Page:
Palestinians leave desert camp for Baghdad

News Stories, 26 May 2004

© UNHCR/A.Van Genderen Stort
Some 1,100 people are stranded in a makeshift site in the no man's land between Jordan and Iraq.

RUWEISHED, Jordan, May 26 (UNHCR) Scores of Palestinians have left a camp in eastern Jordan in recent days, opting to return to the frequent bombings and tension in Baghdad rather than spend another day hoping for a solution to their plight.

In the last week, 46 Palestinians who fled Iraq during last year's US-led war to topple Saddam Hussein have left Jordan's barren Ruweished refugee camp for the Iraqi capital. Twenty more are expected to follow on Wednesday night, while another 30 have indicated a willingness to leave for Baghdad in the coming days.

The Palestinians were among more than 1,500 people who have been living in camps assisted by the UN refugee agency in eastern Jordan's desert. Most of them say their plight has been ignored amidst the attention on neighbouring Iraq.

"We have now waited so long here that we'd rather return to Iraq and die in freedom than remain in a refugee camp where we have no life amidst snakes, scorpions, scorching heat and penetrating sandstorms," said 53-year-old Nasser Hassan Hussein as he packed his belongings into a small van.

Hussein worked as a painter in Baghdad before fleeing Iraq during last year's war.

"Nobody told us to go, but we decided to return with the consensus of the whole family," Hussein said. "Here our life is sand, our food is sand and our water is sand. After a year I know that there is no solution for us here, even hope cannot be found anymore."

UNHCR is not promoting returns to Iraq, and advised the Palestinians about the current insecurity and other challenges facing people in the country. Despite these warnings, the dozens who have so far left said they preferred to try their luck back in the Iraqi capital rather than stay in the dusty camps.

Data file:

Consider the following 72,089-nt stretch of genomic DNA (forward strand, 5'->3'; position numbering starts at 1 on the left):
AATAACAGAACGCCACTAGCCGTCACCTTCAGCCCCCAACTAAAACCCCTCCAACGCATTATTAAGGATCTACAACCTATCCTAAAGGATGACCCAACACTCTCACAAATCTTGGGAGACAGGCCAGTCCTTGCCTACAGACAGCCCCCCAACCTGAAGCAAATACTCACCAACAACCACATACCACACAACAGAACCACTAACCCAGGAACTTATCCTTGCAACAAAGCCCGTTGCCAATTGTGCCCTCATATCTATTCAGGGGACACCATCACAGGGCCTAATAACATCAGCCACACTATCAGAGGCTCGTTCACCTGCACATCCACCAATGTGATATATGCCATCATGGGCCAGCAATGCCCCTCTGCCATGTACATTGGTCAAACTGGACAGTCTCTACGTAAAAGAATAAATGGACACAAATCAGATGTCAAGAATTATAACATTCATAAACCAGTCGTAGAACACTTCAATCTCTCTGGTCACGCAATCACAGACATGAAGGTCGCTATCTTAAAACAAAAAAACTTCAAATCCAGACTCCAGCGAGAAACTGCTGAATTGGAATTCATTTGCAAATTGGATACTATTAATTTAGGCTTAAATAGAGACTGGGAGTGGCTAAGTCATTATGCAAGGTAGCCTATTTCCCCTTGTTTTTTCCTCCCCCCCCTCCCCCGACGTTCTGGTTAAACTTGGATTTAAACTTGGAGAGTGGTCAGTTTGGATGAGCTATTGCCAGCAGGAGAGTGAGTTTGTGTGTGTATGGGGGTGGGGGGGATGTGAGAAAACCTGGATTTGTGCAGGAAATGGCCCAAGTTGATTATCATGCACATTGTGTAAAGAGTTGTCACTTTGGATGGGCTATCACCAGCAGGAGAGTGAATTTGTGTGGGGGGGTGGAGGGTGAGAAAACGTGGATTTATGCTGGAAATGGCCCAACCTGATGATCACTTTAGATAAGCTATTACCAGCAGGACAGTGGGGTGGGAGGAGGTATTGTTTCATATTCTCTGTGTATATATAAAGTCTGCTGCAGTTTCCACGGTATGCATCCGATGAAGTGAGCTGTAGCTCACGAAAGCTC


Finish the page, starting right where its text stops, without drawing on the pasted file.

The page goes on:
Last year, the UN refugee agency undertook a registration campaign of Palestinians in Baghdad. It counted some 23,000 Palestinian refugees, but the total number is estimated at between 35,000 and 42,000. Many of them had fled their homeland in 1948, while others moved to Iraq from elsewhere in the region, including thousands who settled there following the 1991 Gulf War.

Several thousand Palestinians were evicted from their homes in the Iraqi capital last April. UNHCR, the Red Crescent and the Iraqi Ministry of Displacement and Migration are currently sheltering 35 families at a Baghdad sports centre, while the refugee agency is providing a stipend to others who have found apartments where they feel more secure.

At Ruweished, Hussein said he felt bitter that his family's only alternative to staying in the camp was to risk their lives back in Baghdad.

"It is not fair that finding solutions seems to be so much harder for the Palestinians," he said. "I don't care about politics, I just want to have a normal life, somewhere, anywhere. I don't care where."

After the group informed UNHCR that they wanted to go back, the agency provided financial assistance to cover their travel expenses and several months' rent, along with other relief items.

The Palestinians are among several thousand people who fled Iraq for the safety of Jordan during last year's conflict. More than 1,500 are in UNHCR-assisted camps, including some 1,100 people in a makeshift site in the no man's land on the Iraqi frontier, and nearly 400 in Jordan's Ruweished camp.

Over the past year, UNHCR has worked very closely with the Jordanian government to try to find solutions for the refugees. The country has long been very hospitable to the refugees and found solutions for individual cases.

Last year, Jordan accepted 386 Palestinians with Jordanian spouses who had fled Iraq for the border camps. The remaining more than 350 Palestinians said they wanted to go to their homes in the West Bank and Gaza, and even to Israel, but UNHCR has yet to find any countries to accept them or to provide temporary asylum.

"We believe that the situation inside Iraq is so serious that governments in the region, including Jordan, should maintain an option for hosting refugees on a humanitarian basis," said Sten Bronee, UNHCR's Representative in Jordan.

"It is becoming increasingly difficult for Jordan because there are no other countries within the region willing to host the refugees," he added. "Jordan needs to see support and solidarity by other countries in the region."